The only people who really know what’s going on with the SEC, Texas and Oklahoma flirting with each other aren’t talking.
Nobody doing the talking right now really knows.
But the general attitude from published reports is Texas A&M may be the only person who’s raising any serious objections, which makes you wonder if that’s just for public relations purposes.
Even the president a decade ago that negotiated the whole thing, R. Bowen Loftin, is hollering about some unwritten “gentleman’s agreement” that should be completely binding.
“There’s this understanding among the membership — at least it was 10 years ago —‚ that you don’t admit a school from the same state as a member school unless that member school’s OK with it,” Loftin told ESPN.com on Thursday. “We talked about it from time to time among ourselves, that this was the way it was going to be, that if we had another school in Texas wanting to enter the SEC, Texas A&M would have veto power.”
It didn’t even pass the giggle test then and sure doesn’t in the current financial climate of college athletics.
The arms race in college athletics has arrived. A global pandemic has altered the budgets of every institution and nobody knows exactly what’s going to happen in the future.
Sorry, but any “gentleman’s agreement” over a decade ago really isn’t going to carry a lot of weight when the financial situation has changed so dramatically.
While television money is still the biggest driver of revenue in this conference arms race, it’s vastly different than 10 years ago. Now everybody is chasing the streaming dollars, which is the current wave that’s still getting bigger and shows no signs of washing out anytime soon.
There aren’t 10 teams in all of college sports that draws more national eyeballs to some sort of screen than either the Longhorns or the Sooners. No pair of teams could have the draw of those two being paired together.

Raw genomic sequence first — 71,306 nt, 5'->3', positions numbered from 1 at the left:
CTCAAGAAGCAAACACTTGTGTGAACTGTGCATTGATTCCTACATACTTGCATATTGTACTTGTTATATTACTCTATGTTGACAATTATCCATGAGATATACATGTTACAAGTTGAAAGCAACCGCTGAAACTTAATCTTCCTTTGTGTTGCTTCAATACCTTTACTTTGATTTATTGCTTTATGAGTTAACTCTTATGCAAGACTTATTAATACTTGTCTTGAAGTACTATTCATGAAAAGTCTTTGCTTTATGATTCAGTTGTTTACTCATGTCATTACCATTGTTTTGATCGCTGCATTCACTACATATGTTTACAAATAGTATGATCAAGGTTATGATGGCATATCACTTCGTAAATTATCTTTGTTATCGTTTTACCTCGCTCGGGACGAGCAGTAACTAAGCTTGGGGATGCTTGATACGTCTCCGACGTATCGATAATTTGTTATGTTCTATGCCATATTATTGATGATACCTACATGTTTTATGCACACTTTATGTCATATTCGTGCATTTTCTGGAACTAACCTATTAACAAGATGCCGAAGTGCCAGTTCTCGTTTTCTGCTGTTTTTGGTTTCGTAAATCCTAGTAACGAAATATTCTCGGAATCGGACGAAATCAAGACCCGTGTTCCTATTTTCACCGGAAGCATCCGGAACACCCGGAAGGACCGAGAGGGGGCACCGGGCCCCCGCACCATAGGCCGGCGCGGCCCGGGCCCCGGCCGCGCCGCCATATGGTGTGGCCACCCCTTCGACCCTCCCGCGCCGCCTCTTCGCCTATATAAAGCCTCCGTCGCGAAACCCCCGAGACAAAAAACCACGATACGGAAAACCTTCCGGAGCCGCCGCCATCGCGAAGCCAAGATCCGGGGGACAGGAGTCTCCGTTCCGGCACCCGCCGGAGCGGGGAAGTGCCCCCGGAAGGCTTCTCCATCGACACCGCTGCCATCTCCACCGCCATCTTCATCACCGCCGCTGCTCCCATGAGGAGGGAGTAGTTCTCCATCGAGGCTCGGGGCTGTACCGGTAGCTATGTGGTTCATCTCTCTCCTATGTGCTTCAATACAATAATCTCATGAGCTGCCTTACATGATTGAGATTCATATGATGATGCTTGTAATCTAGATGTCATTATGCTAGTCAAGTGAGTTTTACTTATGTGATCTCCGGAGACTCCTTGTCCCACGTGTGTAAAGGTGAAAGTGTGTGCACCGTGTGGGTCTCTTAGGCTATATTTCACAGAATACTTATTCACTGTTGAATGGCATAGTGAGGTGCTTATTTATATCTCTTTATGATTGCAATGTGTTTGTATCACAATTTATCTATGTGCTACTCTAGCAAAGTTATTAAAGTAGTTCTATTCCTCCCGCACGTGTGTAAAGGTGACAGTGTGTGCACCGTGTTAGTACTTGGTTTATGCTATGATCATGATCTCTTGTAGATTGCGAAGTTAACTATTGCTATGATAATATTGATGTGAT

Texas is No. 1 in athletic revenue and Oklahoma is either No. 7 or 8, depending on who you want to believe.
The Aggies are either second or third with hopes and dreams of taking over the top spot so it’s not hard to understand why they don’t want the Longhorns. Whether they want to admit it or not there are still some who have a massive inferiority complex to Texas that has been a little ridiculous for a few decades now.
Nobody seems to think league-wide approval will be a big deal.
“The votes are there,” Houston-Chronicle reporter Brent Zwenerman told our Tye Richardson on Thursday. He’s been right on these things for over a decade.
The general consensus among the speculation is Texas and Oklahoma would join a re-arranged SEC West along with Missouri while Alabama and Auburn head to the East, a move that probably won’t thrill some coaches over there.
It does give both Texas and ESPN a way to wiggle out of the financial boondoggle of the Longhorn Network (SEC Network 2 has actually been mentioned). With OU’s Sooner Sports Network it opens up a way for third-tier rights fees on the streaming channels, which is the most important financial part of the future.
From a logistics standpoint everything makes sense. In financial terms it makes even more cents.
And that’s the biggest reason that it could actually happen.